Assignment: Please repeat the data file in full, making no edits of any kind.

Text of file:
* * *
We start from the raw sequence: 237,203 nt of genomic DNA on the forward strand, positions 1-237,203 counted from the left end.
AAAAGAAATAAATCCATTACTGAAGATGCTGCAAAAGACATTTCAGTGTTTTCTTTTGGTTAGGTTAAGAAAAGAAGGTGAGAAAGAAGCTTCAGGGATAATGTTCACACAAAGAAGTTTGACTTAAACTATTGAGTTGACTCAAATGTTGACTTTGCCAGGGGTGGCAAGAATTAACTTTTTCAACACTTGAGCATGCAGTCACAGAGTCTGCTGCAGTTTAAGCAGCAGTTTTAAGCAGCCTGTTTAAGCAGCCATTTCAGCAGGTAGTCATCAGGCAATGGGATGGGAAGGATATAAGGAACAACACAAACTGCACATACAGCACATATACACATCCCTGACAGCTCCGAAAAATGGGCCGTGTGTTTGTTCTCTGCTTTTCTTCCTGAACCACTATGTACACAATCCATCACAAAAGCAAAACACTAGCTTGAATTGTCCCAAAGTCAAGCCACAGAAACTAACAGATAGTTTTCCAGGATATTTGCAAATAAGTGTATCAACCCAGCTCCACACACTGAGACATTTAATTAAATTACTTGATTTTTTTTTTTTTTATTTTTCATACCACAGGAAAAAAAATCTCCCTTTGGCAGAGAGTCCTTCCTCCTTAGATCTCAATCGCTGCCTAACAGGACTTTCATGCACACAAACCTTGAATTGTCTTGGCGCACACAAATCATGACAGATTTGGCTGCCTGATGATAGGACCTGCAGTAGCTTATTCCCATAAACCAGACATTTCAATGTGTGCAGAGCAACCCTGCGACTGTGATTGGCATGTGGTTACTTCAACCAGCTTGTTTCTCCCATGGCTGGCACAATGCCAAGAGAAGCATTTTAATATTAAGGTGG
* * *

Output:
We start from the raw sequence: 237,203 nt of genomic DNA on the forward strand, positions 1-237,203 counted from the left end.
AAAAGAAATAAATCCATTACTGAAGATGCTGCAAAAGACATTTCAGTGTTTTCTTTTGGTTAGGTTAAGAAAAGAAGGTGAGAAAGAAGCTTCAGGGATAATGTTCACACAAAGAAGTTTGACTTAAACTATTGAGTTGACTCAAATGTTGACTTTGCCAGGGGTGGCAAGAATTAACTTTTTCAACACTTGAGCATGCAGTCACAGAGTCTGCTGCAGTTTAAGCAGCAGTTTTAAGCAGCCTGTTTAAGCAGCCATTTCAGCAGGTAGTCATCAGGCAATGGGATGGGAAGGATATAAGGAACAACACAAACTGCACATACAGCACATATACACATCCCTGACAGCTCCGAAAAATGGGCCGTGTGTTTGTTCTCTGCTTTTCTTCCTGAACCACTATGTACACAATCCATCACAAAAGCAAAACACTAGCTTGAATTGTCCCAAAGTCAAGCCACAGAAACTAACAGATAGTTTTCCAGGATATTTGCAAATAAGTGTATCAACCCAGCTCCACACACTGAGACATTTAATTAAATTACTTGATTTTTTTTTTTTTTATTTTTCATACCACAGGAAAAAAAATCTCCCTTTGGCAGAGAGTCCTTCCTCCTTAGATCTCAATCGCTGCCTAACAGGACTTTCATGCACACAAACCTTGAATTGTCTTGGCGCACACAAATCATGACAGATTTGGCTGCCTGATGATAGGACCTGCAGTAGCTTATTCCCATAAACCAGACATTTCAATGTGTGCAGAGCAACCCTGCGACTGTGATTGGCATGTGGTTACTTCAACCAGCTTGTTTCTCCCATGGCTGGCACAATGCCAAGAGAAGCATTTTAATATTAAGGTGG